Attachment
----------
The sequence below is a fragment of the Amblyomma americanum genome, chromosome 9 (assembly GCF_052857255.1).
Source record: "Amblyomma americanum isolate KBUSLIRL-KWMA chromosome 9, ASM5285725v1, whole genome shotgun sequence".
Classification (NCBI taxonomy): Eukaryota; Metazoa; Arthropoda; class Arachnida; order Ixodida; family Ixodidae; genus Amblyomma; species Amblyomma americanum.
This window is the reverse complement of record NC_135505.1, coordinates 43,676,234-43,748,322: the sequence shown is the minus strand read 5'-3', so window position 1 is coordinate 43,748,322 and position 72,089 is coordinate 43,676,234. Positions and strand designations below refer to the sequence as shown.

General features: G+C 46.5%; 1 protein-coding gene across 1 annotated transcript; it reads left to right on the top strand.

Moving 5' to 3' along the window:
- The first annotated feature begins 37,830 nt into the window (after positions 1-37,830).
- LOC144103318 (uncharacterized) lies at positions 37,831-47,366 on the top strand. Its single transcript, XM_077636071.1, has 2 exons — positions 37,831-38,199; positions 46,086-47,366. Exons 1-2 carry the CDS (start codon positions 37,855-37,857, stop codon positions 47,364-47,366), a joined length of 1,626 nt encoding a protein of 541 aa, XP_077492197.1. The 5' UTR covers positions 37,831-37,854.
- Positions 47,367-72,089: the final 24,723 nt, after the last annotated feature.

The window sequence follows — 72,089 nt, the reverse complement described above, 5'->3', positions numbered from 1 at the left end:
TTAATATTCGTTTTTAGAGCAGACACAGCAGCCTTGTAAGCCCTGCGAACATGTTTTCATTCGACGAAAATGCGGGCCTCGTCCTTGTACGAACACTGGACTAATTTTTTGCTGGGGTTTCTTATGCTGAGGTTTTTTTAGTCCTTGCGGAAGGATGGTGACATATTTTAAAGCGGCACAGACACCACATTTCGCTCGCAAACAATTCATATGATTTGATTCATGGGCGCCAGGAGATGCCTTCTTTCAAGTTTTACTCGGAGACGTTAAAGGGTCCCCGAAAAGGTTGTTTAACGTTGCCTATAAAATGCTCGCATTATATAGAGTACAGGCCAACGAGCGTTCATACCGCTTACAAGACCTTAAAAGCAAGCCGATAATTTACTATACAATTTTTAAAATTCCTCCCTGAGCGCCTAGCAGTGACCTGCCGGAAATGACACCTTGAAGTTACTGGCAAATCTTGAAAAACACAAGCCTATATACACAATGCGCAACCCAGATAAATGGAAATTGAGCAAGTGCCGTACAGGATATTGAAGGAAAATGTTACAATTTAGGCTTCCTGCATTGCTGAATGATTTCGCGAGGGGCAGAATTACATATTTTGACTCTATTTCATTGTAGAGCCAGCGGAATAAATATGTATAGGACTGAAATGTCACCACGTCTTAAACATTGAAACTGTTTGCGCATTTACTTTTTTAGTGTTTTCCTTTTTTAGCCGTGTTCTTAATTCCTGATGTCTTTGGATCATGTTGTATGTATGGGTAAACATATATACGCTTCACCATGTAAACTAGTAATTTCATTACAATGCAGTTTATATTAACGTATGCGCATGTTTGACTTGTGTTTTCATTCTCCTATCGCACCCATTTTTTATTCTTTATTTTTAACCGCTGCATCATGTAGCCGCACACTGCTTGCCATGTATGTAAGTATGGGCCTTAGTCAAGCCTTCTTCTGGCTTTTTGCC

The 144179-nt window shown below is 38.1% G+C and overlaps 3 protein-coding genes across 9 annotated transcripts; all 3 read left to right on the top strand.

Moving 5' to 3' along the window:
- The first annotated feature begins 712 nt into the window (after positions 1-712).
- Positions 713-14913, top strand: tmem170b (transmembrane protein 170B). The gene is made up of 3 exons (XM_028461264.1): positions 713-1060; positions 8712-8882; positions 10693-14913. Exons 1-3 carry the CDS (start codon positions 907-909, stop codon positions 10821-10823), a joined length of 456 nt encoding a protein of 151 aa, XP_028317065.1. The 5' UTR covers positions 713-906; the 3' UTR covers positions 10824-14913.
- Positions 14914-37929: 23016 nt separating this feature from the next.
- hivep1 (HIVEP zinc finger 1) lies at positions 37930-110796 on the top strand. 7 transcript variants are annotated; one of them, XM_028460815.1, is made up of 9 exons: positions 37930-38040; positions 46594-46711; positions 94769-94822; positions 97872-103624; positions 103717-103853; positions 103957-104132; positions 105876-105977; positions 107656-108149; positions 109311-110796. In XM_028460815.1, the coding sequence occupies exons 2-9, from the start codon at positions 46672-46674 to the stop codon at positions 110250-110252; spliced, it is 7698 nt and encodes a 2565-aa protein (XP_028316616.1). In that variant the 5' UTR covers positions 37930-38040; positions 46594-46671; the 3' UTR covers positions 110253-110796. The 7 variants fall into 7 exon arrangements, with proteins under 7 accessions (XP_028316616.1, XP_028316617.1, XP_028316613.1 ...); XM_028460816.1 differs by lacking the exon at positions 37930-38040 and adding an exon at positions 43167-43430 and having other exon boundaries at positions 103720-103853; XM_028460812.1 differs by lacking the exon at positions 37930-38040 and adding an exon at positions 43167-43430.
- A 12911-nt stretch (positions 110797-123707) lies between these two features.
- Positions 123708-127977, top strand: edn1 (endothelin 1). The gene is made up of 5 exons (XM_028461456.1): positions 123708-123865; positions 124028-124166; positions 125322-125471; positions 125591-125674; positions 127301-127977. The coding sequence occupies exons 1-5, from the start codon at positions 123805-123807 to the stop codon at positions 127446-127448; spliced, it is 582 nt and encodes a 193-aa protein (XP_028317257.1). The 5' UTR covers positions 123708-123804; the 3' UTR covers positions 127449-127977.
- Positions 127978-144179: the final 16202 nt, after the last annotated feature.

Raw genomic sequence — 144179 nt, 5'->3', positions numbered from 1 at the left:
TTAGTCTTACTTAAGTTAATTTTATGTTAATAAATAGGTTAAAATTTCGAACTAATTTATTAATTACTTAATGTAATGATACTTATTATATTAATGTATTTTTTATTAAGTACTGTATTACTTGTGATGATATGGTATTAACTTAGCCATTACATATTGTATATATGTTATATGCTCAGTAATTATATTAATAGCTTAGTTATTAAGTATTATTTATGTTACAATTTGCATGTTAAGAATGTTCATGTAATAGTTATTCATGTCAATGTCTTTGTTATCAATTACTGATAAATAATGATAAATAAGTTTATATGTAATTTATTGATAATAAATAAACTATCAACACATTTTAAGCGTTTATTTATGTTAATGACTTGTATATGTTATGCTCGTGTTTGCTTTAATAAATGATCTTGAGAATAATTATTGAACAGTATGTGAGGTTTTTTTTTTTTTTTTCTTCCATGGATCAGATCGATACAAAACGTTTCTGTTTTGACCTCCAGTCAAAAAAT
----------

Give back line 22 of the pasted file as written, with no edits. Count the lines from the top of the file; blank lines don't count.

TTAGTCTTACTTAAGTTAATTTTATGTTAATAAATAGGTTAAAATTTCGAACTAATTTATTAATTACTTAATGTAATGATACTTATTATATTAATGTATTTTTTATTAAGTACTGTATTACTTGTGATGATATGGTATTAACTTAGCCATTACATATTGTATATATGTTATATGCTCAGTAATTATATTAATAGCTTAGTTATTAAGTATTATTTATGTTACAATTTGCATGTTAAGAATGTTCATGTAATAGTTATTCATGTCAATGTCTTTGTTATCAATTACTGATAAATAATGATAAATAAGTTTATATGTAATTTATTGATAATAAATAAACTATCAACACATTTTAAGCGTTTATTTATGTTAATGACTTGTATATGTTATGCTCGTGTTTGCTTTAATAAATGATCTTGAGAATAATTATTGAACAGTATGTGAGGTTTTTTTTTTTTTTTTCTTCCATGGATCAGATCGATACAAAACGTTTCTGTTTTGACCTCCAGTCAAAAAAT